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Posts Tagged ‘revealation by third party’

As a psychological counsellor, I have come across many adoptive parents and adopted children seeking counselling for various emotional issues. And somewhere deep down in my heart I used to wonder if I had counselled them effectively or not. Some times it becomes very difficult to transport myself into the minds of my clients and experience their pain as my own. Somewhere the pangs of inadequecy bother when the issue at hand is totally strange and unrelated to anything that I may have heard or read or experienced! But I take heart in the fact that our connections to other hearts go beyond words and experiences, beyond this temporal world. It becomes a direct connection to my clients heart as I have the firm conviction that we are all bound by the same spirit!

Adoption is one such sensitive issue that many people do not know much about, which makes it harder to deal with any situation that may involve adoption. You may meet your sister or a cousin, who suddenly declares that she intends to adopt a child soon and bring it home and you fumble for words without knowing how to react. Or as a School Teacher, you may come across a child who is sobbing uncontrollably because her friends have just then infromed her that her parents are not her own and that she was ‘brought home’ by them from somewhere! and the teacher finds it very hard to console the child.

I thought this would be a very nice platform for me to spread awareness about psychological issues related to adoption. Hope you are with me. And I welcome feedback, comments, information and even corrections or additions to what I write here. 

We can say that adoption is a legal process of expanding the family by bringing in a child that is not your own. It is also a process through which a child is separated by its Biological parents and goes into a family where it is looked after with all privileges. It is something similar to the grafting of a plant from one place to the other and the new location makes the plant its own and nurtures it well.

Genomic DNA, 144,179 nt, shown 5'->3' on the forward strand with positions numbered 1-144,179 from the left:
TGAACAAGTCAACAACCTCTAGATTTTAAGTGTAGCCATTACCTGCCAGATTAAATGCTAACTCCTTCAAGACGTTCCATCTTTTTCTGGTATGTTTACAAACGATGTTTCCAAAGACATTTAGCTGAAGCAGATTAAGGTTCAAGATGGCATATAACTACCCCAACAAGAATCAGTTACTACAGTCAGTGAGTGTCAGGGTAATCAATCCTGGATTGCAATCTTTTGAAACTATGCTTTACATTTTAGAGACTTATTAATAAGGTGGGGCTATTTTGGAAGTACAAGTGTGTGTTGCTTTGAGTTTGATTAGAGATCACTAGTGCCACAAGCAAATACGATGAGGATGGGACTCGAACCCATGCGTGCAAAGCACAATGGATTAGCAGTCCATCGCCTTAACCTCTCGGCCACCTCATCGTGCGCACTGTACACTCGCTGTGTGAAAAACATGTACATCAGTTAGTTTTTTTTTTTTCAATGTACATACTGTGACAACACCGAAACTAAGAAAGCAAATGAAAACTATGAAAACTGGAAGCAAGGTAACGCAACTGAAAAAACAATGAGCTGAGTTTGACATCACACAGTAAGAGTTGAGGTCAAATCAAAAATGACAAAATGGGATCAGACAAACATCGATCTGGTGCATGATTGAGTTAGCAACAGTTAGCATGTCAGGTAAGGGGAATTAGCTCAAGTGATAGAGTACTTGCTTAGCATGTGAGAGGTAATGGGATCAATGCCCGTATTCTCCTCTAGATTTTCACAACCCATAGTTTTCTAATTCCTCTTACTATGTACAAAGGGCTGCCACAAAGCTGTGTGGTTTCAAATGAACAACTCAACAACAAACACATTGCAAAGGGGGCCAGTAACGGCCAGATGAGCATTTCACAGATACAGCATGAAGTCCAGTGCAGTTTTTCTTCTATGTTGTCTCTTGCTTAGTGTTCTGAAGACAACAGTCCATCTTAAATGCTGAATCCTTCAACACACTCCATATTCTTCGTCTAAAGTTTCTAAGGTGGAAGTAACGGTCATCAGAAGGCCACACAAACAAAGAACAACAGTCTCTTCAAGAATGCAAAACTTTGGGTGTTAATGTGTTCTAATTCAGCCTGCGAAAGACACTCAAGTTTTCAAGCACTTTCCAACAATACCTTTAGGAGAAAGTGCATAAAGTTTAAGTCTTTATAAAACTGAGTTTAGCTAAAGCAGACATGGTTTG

We all need to understand that first of all adoption is a a triangular shared loss and shared faith experienced by the three parties involved in it. It is a loss for the biological parents (or birth parents) of giving away their child, loss for the adoptive parents of not being able to bear their own biological child (for whatever reason – by choice or by force of circumstances) and loss for the child of birth parents. And it is with all hope and faith that the birth parents give up the child that somebody would be more deserving and caring than themselves to bring up the child, hope and faith of the adoptive parents that they now have a child to shower all their love upon and hope and faith of the child itself that it would now be taken care of with all love and security in a new home. And each one of them needs to be acknowledged of their loss first and then the gain. Unless the loss is acknowledged by the persons involved and accepted by them and suitably counselled, the process of adoption may face some turbulance now and then. Hence it becomes imperative on part of counsellors to see that the acknowledgement of their initial losses is  done suitably and the parties involved become ready to share further issues.

When should the Parent inform the child about its adoption status? This is a very tricky, important issue that goes wrong many a times. Parents wait for the ‘right age’ to inform the child and when they feel the right age has come, they suddenly are caught by the fear, “what if the child rejects them now?” and they keep postponing this ‘revealing’ endlessly, by which time the damage gets done by a third-party-informant! when the child comes to know about its status of adoption, it is a big devastation to the child to realize that the parents whom it trusted all these years are not its own and that they have betrayed its trust! Quite often the parents themselves get shocked to know that somebody else has made the revelation and that it has damaged the trust between them irreparably! The child at that stage may or may not be well equipped with language to express its shocked emotions. Unable to air their confused emotions, many adopted children manifest number of disturbed behaviour, like, bed wetting, preferring isolation from family and friends, throwing temper tantrums, aggressing upon other children, refusing to go to school, beginning to lie, decline in their academic performance etc.

…………………… to be continued

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